Andreae and the Petri brothers were leaders of the Swedish Reformation.  The Petris preached that Reformation, converting most of the population.  Olavus, whom Bishop Mattias had ordained to the diaconate, served as the secretary of the Stockholm city council for a time.  From 1531 to 1539 he was the chancellor of the realm, until Vasa removed him from that post.  Olavus had a strong personality and a mind of his own.  These were hazardous characteristics in the presence of Vasa, who charged Olavus and Andreae with treason and sentenced them to death in 1540.  The monarch pardoned and fined them two years later, but their political careers were over.  These two men locked horns with Vasa, who had favored Lutheranism for years but got around to making it mandatory in 1540.  They also liked Lutheranism yet opposed the monarch’s methods of religious reform.

Olavus, a priest since 1539, was the foremost theologian in Sweden.  He spent his final years (1542-1552) as pastor of the Storkyrkan (Great Church) of Stockholm and the first Lutheran minister in the city.

Olavus was the main author of the Swedish Reformation, with some help from his brother Laurentius and from Laurentius Andreae.  The three men collaborated on the project to translate the Bible into Swedish (New Testament, 1526; Old Testament, 1541).  Olavus prepared and published the first Swedish hymnal, Swedish Hymns and Songs (1526), containing probably 8 to 12 hymns.  He revised and expanded the hymnal in 1530 and 1536, increasing its contents to 46 hymns and an appendix containing songs about the Antichrist, in 1536.  Olavus’s books of sermons (1528 and 1530) proved influential in the Lutheran evangelization of Sweden also.

Olavus was an influential liturgist.  He published the first Swedish service book in 1529.  His was a conservative revision, retaining many Roman Catholic customs yet dropping, for example, the blessing from salt at baptism and omitting the rites for blessing food and candles.  He revised the service book in 1533 and 1537.  His brother Laurentius revised it in 1541, 1548, and 1557.  In 1531 Olavus published the Swedish-language order of the Mass, creating a participatory service for the congregation (a break with tradition) and rewriting the Eucharistic canon to remove any reference to the Mass as a sacrifice (another break with tradition).  It was appropriate that Olavus worked on that project, for the day of his wedding (February 11, 1525) was probably the occasion of the first vernacular Mass in Sweden.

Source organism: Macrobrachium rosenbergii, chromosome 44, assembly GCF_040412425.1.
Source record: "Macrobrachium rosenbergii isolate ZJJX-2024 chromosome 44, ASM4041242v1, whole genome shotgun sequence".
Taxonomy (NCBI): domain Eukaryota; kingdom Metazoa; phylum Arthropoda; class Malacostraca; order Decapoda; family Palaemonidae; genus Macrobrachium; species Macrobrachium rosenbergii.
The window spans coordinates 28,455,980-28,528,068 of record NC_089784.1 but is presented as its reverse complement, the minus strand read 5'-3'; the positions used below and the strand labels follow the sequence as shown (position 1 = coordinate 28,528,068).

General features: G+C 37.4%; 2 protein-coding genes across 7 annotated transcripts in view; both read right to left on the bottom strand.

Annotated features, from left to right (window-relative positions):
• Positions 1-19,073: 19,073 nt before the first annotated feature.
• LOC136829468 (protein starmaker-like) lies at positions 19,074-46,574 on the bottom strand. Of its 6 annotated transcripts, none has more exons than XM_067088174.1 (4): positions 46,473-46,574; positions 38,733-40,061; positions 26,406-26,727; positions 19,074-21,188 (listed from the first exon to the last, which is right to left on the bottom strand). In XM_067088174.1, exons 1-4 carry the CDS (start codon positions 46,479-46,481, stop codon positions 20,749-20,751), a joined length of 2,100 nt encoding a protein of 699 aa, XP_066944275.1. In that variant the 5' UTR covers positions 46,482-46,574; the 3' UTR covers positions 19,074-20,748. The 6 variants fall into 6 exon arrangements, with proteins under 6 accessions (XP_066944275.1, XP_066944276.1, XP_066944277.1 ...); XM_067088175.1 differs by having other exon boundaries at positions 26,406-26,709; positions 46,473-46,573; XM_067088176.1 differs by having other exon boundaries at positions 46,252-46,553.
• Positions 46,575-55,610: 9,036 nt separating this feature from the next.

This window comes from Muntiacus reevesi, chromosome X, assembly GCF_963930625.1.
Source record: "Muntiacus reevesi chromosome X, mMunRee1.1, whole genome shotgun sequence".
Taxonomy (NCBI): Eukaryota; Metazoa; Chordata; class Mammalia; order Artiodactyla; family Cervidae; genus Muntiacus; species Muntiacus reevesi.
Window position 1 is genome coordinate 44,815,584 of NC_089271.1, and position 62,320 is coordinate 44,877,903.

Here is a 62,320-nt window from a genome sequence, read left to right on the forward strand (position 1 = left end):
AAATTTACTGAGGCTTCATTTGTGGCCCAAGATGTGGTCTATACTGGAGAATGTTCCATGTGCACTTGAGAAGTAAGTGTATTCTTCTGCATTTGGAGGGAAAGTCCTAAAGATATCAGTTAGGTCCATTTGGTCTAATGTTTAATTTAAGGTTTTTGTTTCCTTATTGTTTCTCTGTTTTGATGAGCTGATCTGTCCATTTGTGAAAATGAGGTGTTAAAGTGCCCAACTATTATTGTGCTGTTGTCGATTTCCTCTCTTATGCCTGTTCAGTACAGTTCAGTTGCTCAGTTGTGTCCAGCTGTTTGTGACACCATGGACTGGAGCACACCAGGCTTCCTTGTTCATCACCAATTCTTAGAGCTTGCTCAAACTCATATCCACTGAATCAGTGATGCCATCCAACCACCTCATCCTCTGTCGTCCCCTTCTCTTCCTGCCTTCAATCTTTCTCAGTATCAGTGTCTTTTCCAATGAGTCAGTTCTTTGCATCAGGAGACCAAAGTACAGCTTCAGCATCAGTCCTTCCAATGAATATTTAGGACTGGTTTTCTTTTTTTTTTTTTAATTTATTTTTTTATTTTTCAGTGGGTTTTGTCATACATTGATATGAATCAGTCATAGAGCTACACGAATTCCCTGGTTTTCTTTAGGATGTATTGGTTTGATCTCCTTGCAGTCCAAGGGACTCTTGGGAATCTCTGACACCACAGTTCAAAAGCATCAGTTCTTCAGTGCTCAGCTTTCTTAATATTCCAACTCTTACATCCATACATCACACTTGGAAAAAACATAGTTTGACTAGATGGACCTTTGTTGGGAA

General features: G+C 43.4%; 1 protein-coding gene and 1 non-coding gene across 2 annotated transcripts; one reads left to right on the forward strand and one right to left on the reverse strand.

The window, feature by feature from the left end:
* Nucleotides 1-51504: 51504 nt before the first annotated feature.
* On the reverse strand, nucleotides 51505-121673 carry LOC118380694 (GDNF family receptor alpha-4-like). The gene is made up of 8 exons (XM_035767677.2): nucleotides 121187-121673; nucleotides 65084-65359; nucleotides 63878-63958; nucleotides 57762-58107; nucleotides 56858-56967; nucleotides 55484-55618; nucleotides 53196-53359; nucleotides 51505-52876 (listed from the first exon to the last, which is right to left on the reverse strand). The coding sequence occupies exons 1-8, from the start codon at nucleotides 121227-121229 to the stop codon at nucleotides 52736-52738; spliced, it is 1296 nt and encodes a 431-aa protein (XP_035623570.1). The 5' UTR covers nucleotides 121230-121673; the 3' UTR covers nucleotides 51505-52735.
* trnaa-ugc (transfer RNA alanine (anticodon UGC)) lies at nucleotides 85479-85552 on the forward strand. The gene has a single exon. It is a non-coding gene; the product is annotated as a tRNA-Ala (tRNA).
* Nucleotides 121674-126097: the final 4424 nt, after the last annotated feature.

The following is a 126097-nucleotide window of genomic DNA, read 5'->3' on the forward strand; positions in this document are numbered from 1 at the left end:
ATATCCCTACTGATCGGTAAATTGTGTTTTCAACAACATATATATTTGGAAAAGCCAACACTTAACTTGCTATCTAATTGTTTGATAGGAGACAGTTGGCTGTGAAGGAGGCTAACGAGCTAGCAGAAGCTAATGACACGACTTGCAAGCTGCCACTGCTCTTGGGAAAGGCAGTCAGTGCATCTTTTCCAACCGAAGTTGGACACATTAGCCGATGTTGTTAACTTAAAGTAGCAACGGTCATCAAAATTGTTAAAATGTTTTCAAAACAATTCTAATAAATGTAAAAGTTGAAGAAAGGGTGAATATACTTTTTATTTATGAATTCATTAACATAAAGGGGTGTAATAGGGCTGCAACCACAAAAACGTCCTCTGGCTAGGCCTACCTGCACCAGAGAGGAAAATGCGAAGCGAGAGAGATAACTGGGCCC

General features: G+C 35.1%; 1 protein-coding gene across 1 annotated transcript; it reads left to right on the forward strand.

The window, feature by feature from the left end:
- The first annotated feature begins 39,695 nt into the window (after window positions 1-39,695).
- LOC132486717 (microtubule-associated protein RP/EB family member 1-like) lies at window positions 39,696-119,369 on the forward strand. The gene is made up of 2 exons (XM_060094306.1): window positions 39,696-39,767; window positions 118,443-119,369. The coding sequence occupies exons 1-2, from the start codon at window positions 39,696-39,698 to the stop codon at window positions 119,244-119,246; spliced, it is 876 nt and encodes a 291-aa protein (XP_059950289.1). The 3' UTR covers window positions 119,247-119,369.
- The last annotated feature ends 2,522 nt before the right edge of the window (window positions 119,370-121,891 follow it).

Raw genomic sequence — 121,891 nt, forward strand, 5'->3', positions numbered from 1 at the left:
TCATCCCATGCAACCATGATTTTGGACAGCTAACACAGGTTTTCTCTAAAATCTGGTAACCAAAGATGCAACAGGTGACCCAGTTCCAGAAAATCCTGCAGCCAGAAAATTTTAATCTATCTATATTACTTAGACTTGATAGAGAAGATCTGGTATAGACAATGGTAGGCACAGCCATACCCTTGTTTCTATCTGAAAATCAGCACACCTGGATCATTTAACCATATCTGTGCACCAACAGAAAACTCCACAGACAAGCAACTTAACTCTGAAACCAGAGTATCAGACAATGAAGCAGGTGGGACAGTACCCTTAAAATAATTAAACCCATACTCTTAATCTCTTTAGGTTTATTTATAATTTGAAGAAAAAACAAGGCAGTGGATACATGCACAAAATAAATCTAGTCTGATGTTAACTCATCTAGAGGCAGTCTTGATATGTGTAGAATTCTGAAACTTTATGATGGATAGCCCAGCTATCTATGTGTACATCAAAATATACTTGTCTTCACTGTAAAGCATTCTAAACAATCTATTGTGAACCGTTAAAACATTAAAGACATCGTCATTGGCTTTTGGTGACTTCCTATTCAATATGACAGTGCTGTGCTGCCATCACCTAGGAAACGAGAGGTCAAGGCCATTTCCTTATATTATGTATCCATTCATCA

[Aside:  I found a detailed explanation of Olavus’s Eucharistic theology and the Petris’ liturgical revisions in Frank C. Senn, Christian Liturgy:  Catholic and Evangelical (Minneapolis, MN:  Fortress Press, 1997), pages 403-418 and 467-470.  I refer you, O reader, to that text.]

Olavus was the “Father of Swedish Literature.”  Prior to 1526 fewer than ten published titles in the Swedish language existed.  Aside from the books I have written of already, Olavus’s catalogue of Swedish-language publications included Tobiae comedia (the first drama in Swedish) and the influential Chronicle, a work of Swedish history.  He also composed and translated hymns.  I have found a few of his hymns in English translations and added most of those to my GATHERED PRAYERS weblog.  There was one hymn I found online but not in any of my old hymnals, so I have provided a link to “Thou, Jesus Christ, Didst Man Become.”

Laurentius Petri was able to maintain a better relationship with Vasa than his brother Olavus did, and for a longer period of time.  Laurentius, formerly professor of theology at the University of Uppsala, became the first Lutheran Archbishop of Uppsala in 1531.  He died in office on October 27, 1573.  Laurentius proved crucial in maintaining Apostolic Succession in Sweden, for Vasa preferred to govern The Church of Sweden via superintendents while leaving bishoprics vacant.  Laurentius was able, eventually, via the church order of 1571, to help separate the Church from royal control.

Although Olavus edited the first three Swedish hymnals (1526, 1530, 1536), Laurentius became the “Father of Swedish Hymnody.”  He composed hymns, none of which I have found in English translations.  Laurentius also edited four editions (1543, 1549, 1567, and 1572) of The Swedish Psalm Book.

The Petri brothers were giants in The Church of Sweden.  Their influence has never ceased to be evident in Swedish Lutheranism, from hymns to living legacies in theological thought and liturgical practice.  They were indeed great men.

KENNETH RANDOLPH TAYLOR

JANUARY 13, 2016 COMMON ERA

THE FEAST OF SAINT MARGUERITE BOURGEOYS, FOUNDER OF THE SISTERS OF NOTRE DAME

THE FEAST OF CHRISTIAN KEIMANN, GERMAN LUTHERAN HYMN WRITER

THE FEAST OF SAINT HILARY OF POITIERS, ROMAN CATHOLIC BISHOP

THE FEAST OF SAINT KENTIGERN (MUNGO), ROMAN CATHOLIC BISHOP OF GLASGOW

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Holy God, whose majesty surpasses all human definitions and capacity to grasp,

thank you for those (especially Olavus Petri and Laurentius Petri)

who have nurtured and encouraged the reverent worship of you.

May their work inspire us to worship you in knowledge, truth, and beauty.

In the Name of the Father, and of the Son, and of the Holy Spirit.  Amen.

1 Chronicles 25:1-8